Volkswagen Golf R 20 Years review: Golf with balls
Forty-eight thousand pounds. However you do the maths, that’s a lot of money for a Volkswagen Golf. Then again, this is the most powerful, quickest accelerating and outright fastest Golf ever sold. So perhaps inevitably, it’s also the most expensive.
You already know the Golf GTI story: launched in 1975, the archetypal hot hatchback, red go-faster stripes, blah, blah.
What’s less often reported is how Volkswagen changed the game again 20 years ago with the Golf R32. The new Golf R 20 Years is here to remind us of that.
Open up and say ‘R’
The R32 arguably invented the modern ‘super hatch’ – presaging cars such as Audi RS3 and Mercedes-AMG A45 S. With a 241hp 3.2-litre V6 and 4Motion four-wheel drive, it was a cut above the contemporary Mk4 GTI in both price and performance. It was also the first production car with a dual-clutch (DSG) gearbox: technology that has become de rigeur today.
Six generations and 300,000 cars later, the ‘R’ brand is an established part of the hot VW hierarchy, and one-in-10 Golf hatchbacks sold in Britain is a Golf R. So what does this 20th anniversary special edition bring to the party?
Firstly, the familiar four-cylinder ‘EA888’ engine gains a modest power boost from 320 to 333hp. That’s good for 0-62mph in 4.6sec: exactly half the time taken by the original Golf GTI. A new throttle body helps keep the turbo spinning for sharper response, while the seven-speed DSG ’box is recalibrated for more aggressive shifts.
Driven to distraction
The 20 Years also gains the Performance Pack as standard, which means 19-inch alloy wheels with optional blue accents, a larger rear spoiler, a derestricted top speed (168mph, since you ask) and two additional driving modes. Drift mode is designed for doing skids, while track-focused Special mode was configured (where else?) at the Nurburgring.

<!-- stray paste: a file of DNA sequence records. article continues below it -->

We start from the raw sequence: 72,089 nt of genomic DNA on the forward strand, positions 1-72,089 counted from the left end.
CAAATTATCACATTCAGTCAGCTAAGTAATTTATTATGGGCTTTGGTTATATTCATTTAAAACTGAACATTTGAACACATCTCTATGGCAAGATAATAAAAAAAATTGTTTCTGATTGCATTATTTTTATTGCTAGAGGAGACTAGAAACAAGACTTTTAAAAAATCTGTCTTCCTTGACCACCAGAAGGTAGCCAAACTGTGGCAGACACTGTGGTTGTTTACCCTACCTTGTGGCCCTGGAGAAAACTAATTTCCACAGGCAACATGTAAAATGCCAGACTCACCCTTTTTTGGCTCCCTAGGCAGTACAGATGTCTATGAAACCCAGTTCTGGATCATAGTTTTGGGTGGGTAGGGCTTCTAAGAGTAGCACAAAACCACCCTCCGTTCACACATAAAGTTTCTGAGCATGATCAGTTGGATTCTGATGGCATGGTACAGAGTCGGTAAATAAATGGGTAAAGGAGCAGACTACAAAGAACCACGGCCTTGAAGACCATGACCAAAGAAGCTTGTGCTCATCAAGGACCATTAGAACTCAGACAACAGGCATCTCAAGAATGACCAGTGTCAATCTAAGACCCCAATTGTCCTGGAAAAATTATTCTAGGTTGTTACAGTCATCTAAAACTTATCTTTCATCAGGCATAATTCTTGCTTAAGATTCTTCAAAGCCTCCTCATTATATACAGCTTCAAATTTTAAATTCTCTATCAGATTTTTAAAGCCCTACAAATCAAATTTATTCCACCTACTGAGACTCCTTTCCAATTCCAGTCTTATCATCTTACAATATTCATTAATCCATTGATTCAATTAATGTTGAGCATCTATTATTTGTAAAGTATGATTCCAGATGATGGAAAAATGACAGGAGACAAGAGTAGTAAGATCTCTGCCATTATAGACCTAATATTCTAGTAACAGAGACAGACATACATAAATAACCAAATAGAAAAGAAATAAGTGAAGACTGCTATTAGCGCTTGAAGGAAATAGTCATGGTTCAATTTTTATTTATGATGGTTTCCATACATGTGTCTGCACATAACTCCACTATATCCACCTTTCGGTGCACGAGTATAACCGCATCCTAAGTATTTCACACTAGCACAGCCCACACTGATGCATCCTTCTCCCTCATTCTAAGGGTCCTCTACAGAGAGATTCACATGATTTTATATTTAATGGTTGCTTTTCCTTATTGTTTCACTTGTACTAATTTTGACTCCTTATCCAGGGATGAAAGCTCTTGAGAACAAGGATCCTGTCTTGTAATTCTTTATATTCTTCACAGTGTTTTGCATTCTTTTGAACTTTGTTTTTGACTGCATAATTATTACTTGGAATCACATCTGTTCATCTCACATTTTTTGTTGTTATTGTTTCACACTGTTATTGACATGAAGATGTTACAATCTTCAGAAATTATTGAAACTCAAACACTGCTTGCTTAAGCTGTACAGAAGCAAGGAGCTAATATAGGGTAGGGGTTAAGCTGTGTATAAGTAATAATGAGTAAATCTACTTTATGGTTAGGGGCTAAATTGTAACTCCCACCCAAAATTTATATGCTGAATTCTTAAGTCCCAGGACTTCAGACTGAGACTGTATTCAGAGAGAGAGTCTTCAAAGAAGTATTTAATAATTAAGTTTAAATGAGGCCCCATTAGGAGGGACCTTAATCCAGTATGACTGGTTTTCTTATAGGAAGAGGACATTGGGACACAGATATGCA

Incidentally, a lap time of 7min 47.3sec makes this the fastest ‘R’ around the Nordschleife, just 0.1sec behind the lightweight, two-seat Golf GTI Clubsport S.
Inside, the 20 Years features Nappa leather sports seats and slabs of genuine carbon fibre on the dashboard and doors. Unfortunately, it also has the glitchy touchscreen and over-sensitive haptic controls common to all Mk8 Golfs. From a company renowned for sober, no-nonsense ergonomics, it feels like a major misstep.
Ignore the infotainment, though, and the 20 Years is still an easy car to live with. It rides well in Comfort mode, cruises effortlessly on the motorway and offers all the practicality of a regular, grocery-getting Golf. Hot hatchbacks aren’t just weekend playthings, after all.
Keeping it real
If you do want to play, however, this Golf is definitely game. A new touchpad on the steering wheel provides a shortcut to Race mode, which stiffens the (optional) adaptive dampers and injects a shot of adrenaline into the drivetrain. Gear changes are now super-sharp, walloping you in the back on full-throttle upshifts, while the quad tailpipes add some feisty crackle and pop.
Indeed, forget the Nurburgring, on real-world roads – particularly with a ‘real-world’ driver like me calling the shots – the Golf R can cover ground more quickly than almost anything. It digs in, grips hard, then slingshots out of corners on a wave of turbocharged torque. All that’s missing is that extra frisson of feedback you’d enjoy in, say, a Honda Civic Type R – or indeed the previous Golf R.
For me, even as a serial Golf GTI owner, the Mk8 R thus feels like a car to admire, rather than truly desire. That’s equally true for the 20 Years edition, which can easily exceed £50,000 with a few options (the Akrapovic exhaust alone is £3,500). Alternatively, you could spend half that amount on a late Mk7 Golf R, which is almost as fast and more fun. You do the maths.
Tim Pitt writes for Motoring Research
TOP SPEED: 168mph
FUEL ECONOMY: 36.2mpg
CO2 EMISSIONS: 175g/km